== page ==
In most European countries, Prime ministers are the major figure of the political game. They have a wide interface, with the media (both at a national and international level), and with their population, even if they are never called the “head of states”. Many political scientists have asserted in recent years that the position has been turning into a ‘presidential' type of power. The term presidentialization itself is defined very differently in political literature. It can be seen as a “personalised leadership style”, or as the concentration of powers . Two main aspects have to be taken into account to define a presidential type of power: intra electoral components, such as the role of the Prime minister within his government and his relations toward the Parliament, or his international image; and electoral rules. To determine the causes of this phenomenon and its limits, I have chosen three countries: The United Kingdom, Italy and France.
[...] French Prime ministers are also for few years more and more present in EU meetings, with or instead of the President. As personalisation, which is part of the process, presidentialization is also a matter of person. The personal power of a Prime Minister partly depends on his character. Some head of governments, such as the Italian Prime Minister have weak constitutional powers, but can acquire the resources to get more powers, as Berlusconi did, as well as adopting a presidential He succeeded for example in changing the law about media control against the President will. [...]
[...] “Political actors [are] invariably more aware of the constraints they face rather than the resources they enjoy.” Despite the control they exercise over policy making, they still have to cope with certain obligations as well as with political and electoral demands. Bibliography Gallagher Michael, Laver, Michael and Mair, Peter executive” in Representative government in Modern Europe. New-York, Mac Graw-Hill. Helms, Ludger Presidents, Prime ministers and Chancellors: executive leadership in western democracies. New-York, Macmillan. O'Malley, Eoin. “Setting choices, controlling outcomes: the operation of prime ministerial influence and the UK's decision to invade Iraq.” In British journal of politics and International relations, Volume Number December 2005. [...]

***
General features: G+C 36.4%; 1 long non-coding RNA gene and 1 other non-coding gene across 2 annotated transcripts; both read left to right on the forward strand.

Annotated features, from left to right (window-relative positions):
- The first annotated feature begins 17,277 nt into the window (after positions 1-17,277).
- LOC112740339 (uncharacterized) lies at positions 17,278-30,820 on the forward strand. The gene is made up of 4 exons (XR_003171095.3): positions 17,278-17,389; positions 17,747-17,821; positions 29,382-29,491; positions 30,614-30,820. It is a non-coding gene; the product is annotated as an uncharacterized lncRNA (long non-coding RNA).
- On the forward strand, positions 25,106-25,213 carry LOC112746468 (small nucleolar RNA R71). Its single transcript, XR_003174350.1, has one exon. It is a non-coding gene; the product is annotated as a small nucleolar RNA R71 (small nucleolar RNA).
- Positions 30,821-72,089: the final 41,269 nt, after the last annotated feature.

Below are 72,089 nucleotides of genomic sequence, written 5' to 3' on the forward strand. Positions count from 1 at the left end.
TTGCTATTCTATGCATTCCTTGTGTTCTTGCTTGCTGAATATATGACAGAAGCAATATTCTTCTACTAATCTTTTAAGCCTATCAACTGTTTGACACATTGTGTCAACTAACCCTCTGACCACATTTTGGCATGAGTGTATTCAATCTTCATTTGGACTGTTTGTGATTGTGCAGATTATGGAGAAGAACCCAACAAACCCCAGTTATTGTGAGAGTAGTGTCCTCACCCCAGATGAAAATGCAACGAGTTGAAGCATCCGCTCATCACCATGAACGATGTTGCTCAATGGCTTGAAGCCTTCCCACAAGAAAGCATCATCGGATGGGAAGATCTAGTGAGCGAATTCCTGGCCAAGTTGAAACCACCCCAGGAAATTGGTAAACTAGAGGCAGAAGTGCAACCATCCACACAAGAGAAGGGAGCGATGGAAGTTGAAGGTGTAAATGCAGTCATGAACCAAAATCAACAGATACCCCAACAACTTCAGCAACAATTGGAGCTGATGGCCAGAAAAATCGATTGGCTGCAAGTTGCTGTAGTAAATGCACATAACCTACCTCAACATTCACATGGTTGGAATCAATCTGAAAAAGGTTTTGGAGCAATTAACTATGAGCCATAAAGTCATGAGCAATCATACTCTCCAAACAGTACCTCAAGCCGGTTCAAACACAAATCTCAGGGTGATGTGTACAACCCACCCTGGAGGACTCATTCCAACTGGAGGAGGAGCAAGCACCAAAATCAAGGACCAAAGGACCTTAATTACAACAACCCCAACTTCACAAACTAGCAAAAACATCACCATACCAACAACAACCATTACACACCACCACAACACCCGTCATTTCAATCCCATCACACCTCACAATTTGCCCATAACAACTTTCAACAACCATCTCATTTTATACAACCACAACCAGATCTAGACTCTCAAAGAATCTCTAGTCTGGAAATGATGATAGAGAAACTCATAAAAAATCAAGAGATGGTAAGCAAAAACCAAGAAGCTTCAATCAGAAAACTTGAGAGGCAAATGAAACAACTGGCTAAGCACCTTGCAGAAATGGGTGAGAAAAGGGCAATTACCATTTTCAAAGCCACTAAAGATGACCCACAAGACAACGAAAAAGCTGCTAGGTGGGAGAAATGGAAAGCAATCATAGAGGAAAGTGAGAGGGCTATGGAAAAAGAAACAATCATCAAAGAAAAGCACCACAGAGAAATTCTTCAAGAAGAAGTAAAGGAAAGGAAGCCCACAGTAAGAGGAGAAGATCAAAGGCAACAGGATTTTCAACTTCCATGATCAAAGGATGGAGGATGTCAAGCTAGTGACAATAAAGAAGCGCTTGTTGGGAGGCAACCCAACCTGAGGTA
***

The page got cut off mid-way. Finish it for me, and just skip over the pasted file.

[...] If the President has to cope with an opposition majority in Parliament and an opposition government, his powers are greatly weakened, and the Prime Minister enjoys a very favourable position. He has the legitimacy of the most recent vote, and therefore, can adopt reforms against the will of the President of the Republic. The distribution of powers between the President and his Prime Minister is not clearly defined in the Constitution, but “appears to be the product of a complex interaction between formal constitutional provisions and practical party politics.” During the last cohabitation for example, President Chirac couldn't oppose the reform about the weekly working time, even if at first, he refused to sign the bill. [...]
[...] “Setting choices, controlling outcomes: the operation of prime ministerial influence and the UK's decision to invade Iraq.” In British journal of politics and International relations, Volume Number December 2005. Heffernan, Richard. “Presidentialization in the UK. Prime ministerial power and parliamentary democracy.” European consortium for political research, Copenhagen 2001. Workshop: Presidentialization of parliamentary democracies? http://www.essex.ac.uk/ecpr/events/jointsessions/paperarchive/copenhagen/ws7 /heffernan.PDF Venturino, Fulvio. presidentialization of Italian politics: The political consequences of the 1994 electoral reform.” European consortium for political research, Copenhagen 2001. Workshop: Presidentialization of parliamentary democracies? [...]
[...] First of all, in the United Kingdom and Italy, the heads of state are not elected by the people. They still have legitimacy, but the Italian President and the Queen of England are not per se representative of their people. The Prime minister on the contrary is directly elected by the people. According to Fulvio Venturino, a Prime minister acquires a presidential role when choice of the expected Prime Minister constitutes a powerful motivation to cast a ballot in favour of his supporting party.” Obviously, this is not the case in France, where you vote directly for the President. [...]
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